A George Town man who shot an
alleged burglar that entered his home in July will not be charged in connection
with the suspect’s death.
The Royal Cayman Islands Police
Service confirmed Tuesday that no criminal charges would be filed in connection
with the shooting of 29-year-old Harryton (aka Harrington) Rivers-Valdespino on
the early morning of 22 July.
Rivers-Valdespino was shot in the
abdomen and killed by a 65-year-old homeowner who lived at the address on
Liguinea Circle near the University College of the Cayman Islands campus. The
homeowner is a licensed firearm holder in the Cayman Islands.
An investigation into the shooting
later revealed that Rivers-Valdespino had got free of a police-issued electronic
monitor before allegedly breaking into the home on Liguinea Circle.
RCIPS officials said that a case
file on the incident was sent to the Solicitor General’s office some weeks ago.
RCIPS Detective Superintendent Marlon Bodden was advised Tuesday that no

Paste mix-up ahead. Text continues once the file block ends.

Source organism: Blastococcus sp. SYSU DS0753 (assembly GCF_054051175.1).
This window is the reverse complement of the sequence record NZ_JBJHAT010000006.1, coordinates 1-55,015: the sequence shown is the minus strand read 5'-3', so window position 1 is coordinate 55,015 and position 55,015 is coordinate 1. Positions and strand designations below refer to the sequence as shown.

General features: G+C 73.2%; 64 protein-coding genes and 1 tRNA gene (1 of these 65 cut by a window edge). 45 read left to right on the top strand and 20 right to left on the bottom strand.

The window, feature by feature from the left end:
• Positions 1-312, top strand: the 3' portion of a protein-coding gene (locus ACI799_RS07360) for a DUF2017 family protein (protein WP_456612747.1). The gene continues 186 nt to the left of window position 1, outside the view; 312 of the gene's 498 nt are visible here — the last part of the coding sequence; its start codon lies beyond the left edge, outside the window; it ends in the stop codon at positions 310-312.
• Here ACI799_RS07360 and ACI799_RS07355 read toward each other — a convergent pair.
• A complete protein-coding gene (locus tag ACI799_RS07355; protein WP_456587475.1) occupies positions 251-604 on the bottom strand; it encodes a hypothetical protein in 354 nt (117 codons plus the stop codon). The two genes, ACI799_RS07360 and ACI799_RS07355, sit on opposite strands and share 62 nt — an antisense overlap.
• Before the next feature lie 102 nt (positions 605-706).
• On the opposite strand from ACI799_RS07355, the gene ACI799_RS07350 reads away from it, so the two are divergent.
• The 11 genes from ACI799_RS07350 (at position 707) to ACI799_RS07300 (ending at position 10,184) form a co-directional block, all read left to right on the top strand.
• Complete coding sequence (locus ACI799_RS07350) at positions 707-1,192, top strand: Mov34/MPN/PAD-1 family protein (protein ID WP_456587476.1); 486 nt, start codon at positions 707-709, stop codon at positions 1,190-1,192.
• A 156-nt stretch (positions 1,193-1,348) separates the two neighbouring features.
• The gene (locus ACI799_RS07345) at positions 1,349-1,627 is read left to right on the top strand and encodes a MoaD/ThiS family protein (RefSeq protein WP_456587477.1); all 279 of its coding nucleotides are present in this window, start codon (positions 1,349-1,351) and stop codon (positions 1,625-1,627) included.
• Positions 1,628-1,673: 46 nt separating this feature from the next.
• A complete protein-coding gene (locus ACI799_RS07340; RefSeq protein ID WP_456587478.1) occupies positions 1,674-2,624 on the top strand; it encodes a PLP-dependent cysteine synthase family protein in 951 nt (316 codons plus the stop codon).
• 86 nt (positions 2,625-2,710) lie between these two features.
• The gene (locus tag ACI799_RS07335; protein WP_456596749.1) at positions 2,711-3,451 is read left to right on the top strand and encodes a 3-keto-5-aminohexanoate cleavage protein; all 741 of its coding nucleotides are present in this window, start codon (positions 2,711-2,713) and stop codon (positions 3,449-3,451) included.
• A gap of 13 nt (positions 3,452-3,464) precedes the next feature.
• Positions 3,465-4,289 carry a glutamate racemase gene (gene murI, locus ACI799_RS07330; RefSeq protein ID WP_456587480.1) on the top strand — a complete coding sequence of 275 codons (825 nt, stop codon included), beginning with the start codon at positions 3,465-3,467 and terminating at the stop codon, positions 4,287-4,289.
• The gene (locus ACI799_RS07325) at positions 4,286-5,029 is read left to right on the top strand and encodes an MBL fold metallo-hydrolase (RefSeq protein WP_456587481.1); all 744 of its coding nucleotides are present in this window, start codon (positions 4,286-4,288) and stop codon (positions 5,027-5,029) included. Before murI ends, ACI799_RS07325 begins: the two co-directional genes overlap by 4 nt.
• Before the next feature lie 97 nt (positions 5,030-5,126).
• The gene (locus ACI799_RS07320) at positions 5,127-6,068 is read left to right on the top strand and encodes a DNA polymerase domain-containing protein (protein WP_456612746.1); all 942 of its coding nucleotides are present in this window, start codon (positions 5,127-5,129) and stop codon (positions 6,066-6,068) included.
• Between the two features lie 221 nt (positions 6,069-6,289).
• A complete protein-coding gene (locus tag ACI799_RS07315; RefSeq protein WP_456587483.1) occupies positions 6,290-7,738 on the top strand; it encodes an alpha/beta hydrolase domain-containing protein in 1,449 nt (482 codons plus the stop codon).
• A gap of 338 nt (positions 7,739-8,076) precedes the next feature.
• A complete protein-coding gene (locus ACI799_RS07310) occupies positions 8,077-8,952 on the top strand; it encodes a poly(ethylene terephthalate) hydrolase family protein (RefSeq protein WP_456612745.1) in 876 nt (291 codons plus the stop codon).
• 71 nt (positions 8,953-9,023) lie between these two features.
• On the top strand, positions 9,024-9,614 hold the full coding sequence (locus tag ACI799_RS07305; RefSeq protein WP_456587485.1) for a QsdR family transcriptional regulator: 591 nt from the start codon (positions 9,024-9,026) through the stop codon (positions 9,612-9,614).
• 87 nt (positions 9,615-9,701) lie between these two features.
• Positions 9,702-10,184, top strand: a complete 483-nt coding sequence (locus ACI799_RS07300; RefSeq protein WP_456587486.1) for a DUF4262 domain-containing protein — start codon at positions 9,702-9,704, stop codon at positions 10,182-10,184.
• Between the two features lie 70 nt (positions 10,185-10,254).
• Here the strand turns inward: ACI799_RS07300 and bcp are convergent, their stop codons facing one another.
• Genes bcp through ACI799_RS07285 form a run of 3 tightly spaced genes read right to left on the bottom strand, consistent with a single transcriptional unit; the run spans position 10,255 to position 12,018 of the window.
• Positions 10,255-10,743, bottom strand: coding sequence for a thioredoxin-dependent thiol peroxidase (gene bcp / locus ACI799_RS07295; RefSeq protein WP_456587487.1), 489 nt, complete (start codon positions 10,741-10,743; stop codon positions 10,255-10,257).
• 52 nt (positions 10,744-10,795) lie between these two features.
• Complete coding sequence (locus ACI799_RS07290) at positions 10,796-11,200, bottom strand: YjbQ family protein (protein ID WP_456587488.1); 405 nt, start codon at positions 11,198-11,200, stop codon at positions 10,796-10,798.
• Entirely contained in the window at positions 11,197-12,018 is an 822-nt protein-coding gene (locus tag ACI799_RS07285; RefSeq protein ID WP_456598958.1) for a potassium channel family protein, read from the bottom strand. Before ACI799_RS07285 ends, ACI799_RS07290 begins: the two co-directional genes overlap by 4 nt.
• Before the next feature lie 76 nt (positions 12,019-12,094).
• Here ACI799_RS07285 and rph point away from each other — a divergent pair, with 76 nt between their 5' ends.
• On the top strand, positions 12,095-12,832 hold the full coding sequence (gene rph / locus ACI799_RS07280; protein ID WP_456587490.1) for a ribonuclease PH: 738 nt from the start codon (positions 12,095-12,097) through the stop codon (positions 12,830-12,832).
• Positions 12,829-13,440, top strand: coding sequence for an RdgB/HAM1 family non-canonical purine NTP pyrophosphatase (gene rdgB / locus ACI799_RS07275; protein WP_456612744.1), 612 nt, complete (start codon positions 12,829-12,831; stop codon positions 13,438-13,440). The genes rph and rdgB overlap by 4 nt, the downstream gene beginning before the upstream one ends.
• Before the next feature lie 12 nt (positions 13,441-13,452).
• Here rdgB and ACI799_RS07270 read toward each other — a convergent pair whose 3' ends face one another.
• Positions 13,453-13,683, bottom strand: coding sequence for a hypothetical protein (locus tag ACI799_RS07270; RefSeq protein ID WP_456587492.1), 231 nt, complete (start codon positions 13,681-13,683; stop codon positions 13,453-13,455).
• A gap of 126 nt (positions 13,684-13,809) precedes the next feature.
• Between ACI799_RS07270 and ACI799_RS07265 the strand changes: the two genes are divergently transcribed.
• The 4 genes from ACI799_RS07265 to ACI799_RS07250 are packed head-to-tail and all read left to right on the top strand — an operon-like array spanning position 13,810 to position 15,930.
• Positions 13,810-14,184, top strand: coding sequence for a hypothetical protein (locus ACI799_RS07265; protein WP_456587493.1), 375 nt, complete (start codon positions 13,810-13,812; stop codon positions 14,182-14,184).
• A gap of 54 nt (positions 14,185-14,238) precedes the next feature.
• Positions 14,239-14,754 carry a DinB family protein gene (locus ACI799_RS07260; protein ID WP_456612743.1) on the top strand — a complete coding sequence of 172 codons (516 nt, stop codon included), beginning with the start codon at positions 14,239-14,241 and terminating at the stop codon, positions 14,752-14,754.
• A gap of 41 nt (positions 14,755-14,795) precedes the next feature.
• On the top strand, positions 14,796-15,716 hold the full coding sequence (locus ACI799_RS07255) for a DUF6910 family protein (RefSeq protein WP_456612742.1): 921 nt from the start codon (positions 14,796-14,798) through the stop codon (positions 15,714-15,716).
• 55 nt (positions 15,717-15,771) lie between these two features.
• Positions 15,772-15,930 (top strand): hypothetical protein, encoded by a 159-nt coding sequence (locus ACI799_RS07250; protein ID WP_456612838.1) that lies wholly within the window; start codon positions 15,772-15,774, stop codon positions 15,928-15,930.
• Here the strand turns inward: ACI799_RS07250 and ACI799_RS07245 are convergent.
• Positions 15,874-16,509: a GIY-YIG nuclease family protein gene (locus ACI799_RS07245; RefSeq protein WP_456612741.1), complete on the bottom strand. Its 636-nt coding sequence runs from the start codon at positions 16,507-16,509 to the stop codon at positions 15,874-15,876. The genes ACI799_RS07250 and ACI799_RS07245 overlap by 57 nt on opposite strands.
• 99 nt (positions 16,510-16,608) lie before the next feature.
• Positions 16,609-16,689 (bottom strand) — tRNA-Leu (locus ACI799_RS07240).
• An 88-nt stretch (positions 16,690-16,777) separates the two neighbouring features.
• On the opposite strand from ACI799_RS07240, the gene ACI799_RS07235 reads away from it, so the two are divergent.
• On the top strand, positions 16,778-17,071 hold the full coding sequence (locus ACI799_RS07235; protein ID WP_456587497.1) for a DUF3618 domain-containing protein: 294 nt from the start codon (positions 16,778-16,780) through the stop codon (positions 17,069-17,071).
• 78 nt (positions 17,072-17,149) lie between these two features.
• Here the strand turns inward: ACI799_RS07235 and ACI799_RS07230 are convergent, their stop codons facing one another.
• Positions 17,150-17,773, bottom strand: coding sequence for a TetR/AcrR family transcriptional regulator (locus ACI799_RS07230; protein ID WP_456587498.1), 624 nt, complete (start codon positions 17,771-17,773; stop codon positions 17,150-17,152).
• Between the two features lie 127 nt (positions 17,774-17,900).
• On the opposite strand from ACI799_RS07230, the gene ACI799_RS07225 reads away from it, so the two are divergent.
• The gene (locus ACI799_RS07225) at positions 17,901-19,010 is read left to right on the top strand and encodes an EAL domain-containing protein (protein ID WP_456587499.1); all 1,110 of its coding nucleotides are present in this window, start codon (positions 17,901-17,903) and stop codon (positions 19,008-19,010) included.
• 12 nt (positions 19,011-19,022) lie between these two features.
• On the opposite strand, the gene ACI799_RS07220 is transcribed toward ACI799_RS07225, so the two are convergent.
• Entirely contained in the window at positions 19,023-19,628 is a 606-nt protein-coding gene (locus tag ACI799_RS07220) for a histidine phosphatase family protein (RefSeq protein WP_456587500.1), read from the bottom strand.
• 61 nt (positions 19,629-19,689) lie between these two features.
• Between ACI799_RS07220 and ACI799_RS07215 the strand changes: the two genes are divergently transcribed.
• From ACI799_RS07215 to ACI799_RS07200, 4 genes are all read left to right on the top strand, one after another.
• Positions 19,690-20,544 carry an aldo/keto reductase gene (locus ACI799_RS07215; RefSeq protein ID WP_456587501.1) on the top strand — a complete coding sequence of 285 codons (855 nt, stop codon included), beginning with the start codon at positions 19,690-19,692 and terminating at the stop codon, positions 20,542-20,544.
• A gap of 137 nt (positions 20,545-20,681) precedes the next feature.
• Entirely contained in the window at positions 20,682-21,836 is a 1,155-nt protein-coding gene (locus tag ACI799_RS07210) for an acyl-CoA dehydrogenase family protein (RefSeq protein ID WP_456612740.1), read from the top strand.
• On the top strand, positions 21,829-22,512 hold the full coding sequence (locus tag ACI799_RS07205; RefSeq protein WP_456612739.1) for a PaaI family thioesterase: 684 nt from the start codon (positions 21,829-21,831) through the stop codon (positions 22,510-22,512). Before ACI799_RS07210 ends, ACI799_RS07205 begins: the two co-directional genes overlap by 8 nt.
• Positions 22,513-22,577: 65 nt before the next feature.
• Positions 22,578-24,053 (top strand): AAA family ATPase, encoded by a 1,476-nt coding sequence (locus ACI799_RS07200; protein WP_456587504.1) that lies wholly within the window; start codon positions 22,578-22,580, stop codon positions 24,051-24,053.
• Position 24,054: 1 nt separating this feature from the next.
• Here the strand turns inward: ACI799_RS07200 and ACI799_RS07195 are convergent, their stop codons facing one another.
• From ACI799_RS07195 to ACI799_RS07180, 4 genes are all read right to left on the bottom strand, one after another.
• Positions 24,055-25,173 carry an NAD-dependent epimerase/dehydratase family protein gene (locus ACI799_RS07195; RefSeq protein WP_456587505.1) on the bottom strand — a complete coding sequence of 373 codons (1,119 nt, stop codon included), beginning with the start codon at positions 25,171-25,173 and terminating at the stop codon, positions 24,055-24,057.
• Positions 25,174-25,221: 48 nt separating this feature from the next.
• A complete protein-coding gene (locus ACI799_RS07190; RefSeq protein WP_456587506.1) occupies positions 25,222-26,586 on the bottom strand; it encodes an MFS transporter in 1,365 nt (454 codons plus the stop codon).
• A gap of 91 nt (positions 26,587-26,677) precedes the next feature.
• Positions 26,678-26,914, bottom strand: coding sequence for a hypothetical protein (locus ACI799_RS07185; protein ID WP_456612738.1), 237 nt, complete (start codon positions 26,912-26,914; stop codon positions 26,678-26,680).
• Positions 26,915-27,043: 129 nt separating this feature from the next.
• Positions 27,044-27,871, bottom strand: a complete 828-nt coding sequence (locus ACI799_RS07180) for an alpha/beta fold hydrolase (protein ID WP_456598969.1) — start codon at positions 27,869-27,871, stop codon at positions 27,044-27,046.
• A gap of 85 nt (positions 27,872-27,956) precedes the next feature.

criminal charges will be brought against the homeowner.
Government lawyers said the matter
should be referred to the Coroner’s Court for review, following the completion
of minor outstanding lines of enquiry in the investigation.
The families of both the dead man
and the homeowner have been advised of the decision, police said.
“It would be inappropriate to make
any further comment in relation to this matter at this time,” said Mr. Bodden.
The coroner’s court, or inquest, as
it is sometimes called, is actually required by law in the Cayman Islands
following cases where a “violent or unnatural death” has occurred. An inquest
can also be convened for a person that died in prison or someone who died of
The coroner chooses seven jurors
for the process and a hearing resembling a trial is held. However, the jury can
only find that the death was brought about by one of three reasons; natural
causes, misadventure or by suicide.
No charges can come out of a
misadventure ruling by a coroner’s inquest.